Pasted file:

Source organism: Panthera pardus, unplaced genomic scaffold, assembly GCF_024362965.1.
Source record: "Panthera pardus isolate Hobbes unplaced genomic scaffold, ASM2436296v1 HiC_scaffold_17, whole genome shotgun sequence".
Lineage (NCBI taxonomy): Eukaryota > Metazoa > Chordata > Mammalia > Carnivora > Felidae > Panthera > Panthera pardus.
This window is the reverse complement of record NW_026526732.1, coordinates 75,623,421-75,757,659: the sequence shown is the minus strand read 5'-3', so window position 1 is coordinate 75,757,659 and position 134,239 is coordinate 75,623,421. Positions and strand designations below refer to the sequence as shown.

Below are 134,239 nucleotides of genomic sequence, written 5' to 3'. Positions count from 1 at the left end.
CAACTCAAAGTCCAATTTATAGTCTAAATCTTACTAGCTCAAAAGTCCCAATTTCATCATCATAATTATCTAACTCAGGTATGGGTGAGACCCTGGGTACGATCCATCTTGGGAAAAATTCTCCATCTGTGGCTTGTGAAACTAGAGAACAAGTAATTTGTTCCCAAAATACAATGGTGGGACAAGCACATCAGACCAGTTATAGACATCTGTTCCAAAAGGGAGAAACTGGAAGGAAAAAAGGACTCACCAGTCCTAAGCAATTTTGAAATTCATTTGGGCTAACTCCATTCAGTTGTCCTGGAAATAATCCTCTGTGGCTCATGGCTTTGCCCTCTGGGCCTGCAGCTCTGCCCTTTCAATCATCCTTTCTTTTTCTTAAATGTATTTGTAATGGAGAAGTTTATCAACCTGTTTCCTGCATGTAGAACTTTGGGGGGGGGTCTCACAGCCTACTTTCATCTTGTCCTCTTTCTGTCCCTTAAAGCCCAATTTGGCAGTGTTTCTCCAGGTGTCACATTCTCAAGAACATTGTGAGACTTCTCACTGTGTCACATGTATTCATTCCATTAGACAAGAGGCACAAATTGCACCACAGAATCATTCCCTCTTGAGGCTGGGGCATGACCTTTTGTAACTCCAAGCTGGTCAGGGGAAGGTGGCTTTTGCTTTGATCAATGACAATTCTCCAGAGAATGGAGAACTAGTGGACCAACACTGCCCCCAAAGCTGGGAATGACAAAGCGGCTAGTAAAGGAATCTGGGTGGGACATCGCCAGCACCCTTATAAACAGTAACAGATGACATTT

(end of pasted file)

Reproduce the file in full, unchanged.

Source organism: Panthera pardus, unplaced genomic scaffold, assembly GCF_024362965.1.
Source record: "Panthera pardus isolate Hobbes unplaced genomic scaffold, ASM2436296v1 HiC_scaffold_17, whole genome shotgun sequence".
Lineage (NCBI taxonomy): Eukaryota > Metazoa > Chordata > Mammalia > Carnivora > Felidae > Panthera > Panthera pardus.
This window is the reverse complement of record NW_026526732.1, coordinates 75,623,421-75,757,659: the sequence shown is the minus strand read 5'-3', so window position 1 is coordinate 75,757,659 and position 134,239 is coordinate 75,623,421. Positions and strand designations below refer to the sequence as shown.

Below are 134,239 nucleotides of genomic sequence, written 5' to 3'. Positions count from 1 at the left end.
CAACTCAAAGTCCAATTTATAGTCTAAATCTTACTAGCTCAAAAGTCCCAATTTCATCATCATAATTATCTAACTCAGGTATGGGTGAGACCCTGGGTACGATCCATCTTGGGAAAAATTCTCCATCTGTGGCTTGTGAAACTAGAGAACAAGTAATTTGTTCCCAAAATACAATGGTGGGACAAGCACATCAGACCAGTTATAGACATCTGTTCCAAAAGGGAGAAACTGGAAGGAAAAAAGGACTCACCAGTCCTAAGCAATTTTGAAATTCATTTGGGCTAACTCCATTCAGTTGTCCTGGAAATAATCCTCTGTGGCTCATGGCTTTGCCCTCTGGGCCTGCAGCTCTGCCCTTTCAATCATCCTTTCTTTTTCTTAAATGTATTTGTAATGGAGAAGTTTATCAACCTGTTTCCTGCATGTAGAACTTTGGGGGGGGGTCTCACAGCCTACTTTCATCTTGTCCTCTTTCTGTCCCTTAAAGCCCAATTTGGCAGTGTTTCTCCAGGTGTCACATTCTCAAGAACATTGTGAGACTTCTCACTGTGTCACATGTATTCATTCCATTAGACAAGAGGCACAAATTGCACCACAGAATCATTCCCTCTTGAGGCTGGGGCATGACCTTTTGTAACTCCAAGCTGGTCAGGGGAAGGTGGCTTTTGCTTTGATCAATGACAATTCTCCAGAGAATGGAGAACTAGTGGACCAACACTGCCCCCAAAGCTGGGAATGACAAAGCGGCTAGTAAAGGAATCTGGGTGGGACATCGCCAGCACCCTTATAAACAGTAACAGATGACATTT